A lot or a little?
The parents' guide to what's in this book.
What parents need to know
Parents need to know that Winter is the finale of Marissa Meyer's bestselling Lunar Chronicles series that features major sci-fi twists on well-known fairy tales. You'll need to read the first three -- Cinder, Scarlet, and Cress -- to keep up. Reading the prequel Fairest, written between Cress and Winter, isn't essential, but it definitely puts the motivations of evil Queen Levana of Luna (the moon) in perspective before readers dig into this Snow White reimagining. All of Luna is at war by the end of this 800-plus-pager. It's a nastier business with scary, genetically enhanced soldiers who partially eat their enemies and enemies who can control minds and make whole waves of oncoming opposition turn on each other with guns and knives. Many, many end up dead. Numerous times friends turn on friends and stab or shoot them because their minds are being controlled. Wounds are serious and almost kill main characters. There's also a near-drowning, bio warfare, and people shot at random in a town square. Each of the stories adds a fairy-tale couple, so expect four passionate-reunion-style kisses and a few other smooches mixed in. All female characters remain strong and at the center of the series. Even Winter, the new female hero here, who at first seems like she's too much weakened by madness, shows that it's caused by her strong resolve not to use her Lunar gift of manipulation against others; she'd rather have reoccurring violent hallucinations than be like her stepmother, Levana.
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What's the story?
Evil Queen Levana does not take kindly to watching her groom, Emperor Kai, get kidnapped on their wedding day. She immediately launches all-out war on Earth and attacks Kai's palace. Kai and his friendly kidnappers -- Cinder, the rightful queen of Luna; Cress, an expert hacker; Captain Thorne, an ex-thief; and Wolf, an ex-special operative in Levana's army -- must think of a plan fast. It involves getting Kai to Luna for a wedding and coronation do-over and sneaking Cinder and friends onto the moon in the process. Cinder hopes revealing herself to her people will start the revolution needed to end Levana's reign, save Earth from ruin, and save her friends in the process. Their friend Scarlet, taken weeks before by the Lunars, is held in a cage in the palace. She'll need more than her friends' help to get free. She'll need Winter, Levana's beautiful and mad stepdaughter whom the queen jealously despises more than anyone else on Luna or Earth.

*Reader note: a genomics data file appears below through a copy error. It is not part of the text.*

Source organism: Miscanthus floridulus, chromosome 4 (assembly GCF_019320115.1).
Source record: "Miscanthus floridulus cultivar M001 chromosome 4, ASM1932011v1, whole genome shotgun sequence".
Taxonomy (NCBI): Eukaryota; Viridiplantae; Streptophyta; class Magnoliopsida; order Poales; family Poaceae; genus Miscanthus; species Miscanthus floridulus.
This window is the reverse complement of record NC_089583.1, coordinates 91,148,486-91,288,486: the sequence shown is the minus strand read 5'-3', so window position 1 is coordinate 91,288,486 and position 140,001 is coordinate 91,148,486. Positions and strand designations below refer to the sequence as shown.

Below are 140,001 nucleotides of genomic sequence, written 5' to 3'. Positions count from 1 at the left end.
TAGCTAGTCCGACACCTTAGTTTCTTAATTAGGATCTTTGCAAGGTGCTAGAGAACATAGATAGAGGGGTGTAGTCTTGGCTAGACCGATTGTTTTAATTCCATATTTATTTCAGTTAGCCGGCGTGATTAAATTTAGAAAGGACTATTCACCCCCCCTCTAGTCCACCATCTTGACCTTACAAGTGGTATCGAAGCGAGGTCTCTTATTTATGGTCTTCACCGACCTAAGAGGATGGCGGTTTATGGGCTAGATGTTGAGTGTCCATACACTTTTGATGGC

Is it any good?
If you're a fan of the Lunar Chronicles series and of massive, epic endings, then expect this 800-page-plus finale to really satisfy. With that many pages in WINTER, expect no subplot to go unexamined; no romantic interlude to go by without a hearty amount of swooning and intensity after couples are reunited, separated, and reunited again; no battle scene without some serious slo-mo mind-control bloodshed and gravitas; and no wedding gown in a throne room to go unbloodied. You get the idea. Big, sweeping stuff.
For readers who don't like both the sci-fi/action and romance pieces equally, you may find yourself overwhelmed by one or the other. Even fans of both will find a moment or two thinking they wish Cinder would just storm the castle already. But it's all good, careful storytelling and it all intertwines beautifully in the end. Happily ever after, of course.
Talk to your kids about ...
Families can talk about how each story in the series resembles a fairy tale and ways that it doesn't. How is the Winter character like Snow White? Who is supposed to represent the dwarves? What does author Marissa Meyer use instead of a poison apple?
For fans of the romantic angle: Which is your favorite fairy-tale couple? Why? Which other epic romances do these love stories remind you of?
For fans of the sci-fi: What do you think of the author's vision of Luna? What other societies does Luna remind you of?
- Author: Marissa Meyer
- Genre: Science Fiction
- Topics: Princesses, Fairies, Mermaids, and More, Book Characters, Fairy Tales, Great Girl Role Models, Robots, Space and Aliens
- Book type: Fiction
- Publisher: Feiwel and Friends
- Publication date: November 10, 2015
- Publisher's recommended age(s): 12 - 18
- Number of pages: 832
- Available on: Nook, Audiobook (unabridged), Hardback, iBooks, Kindle
- Last updated: June 19, 2019
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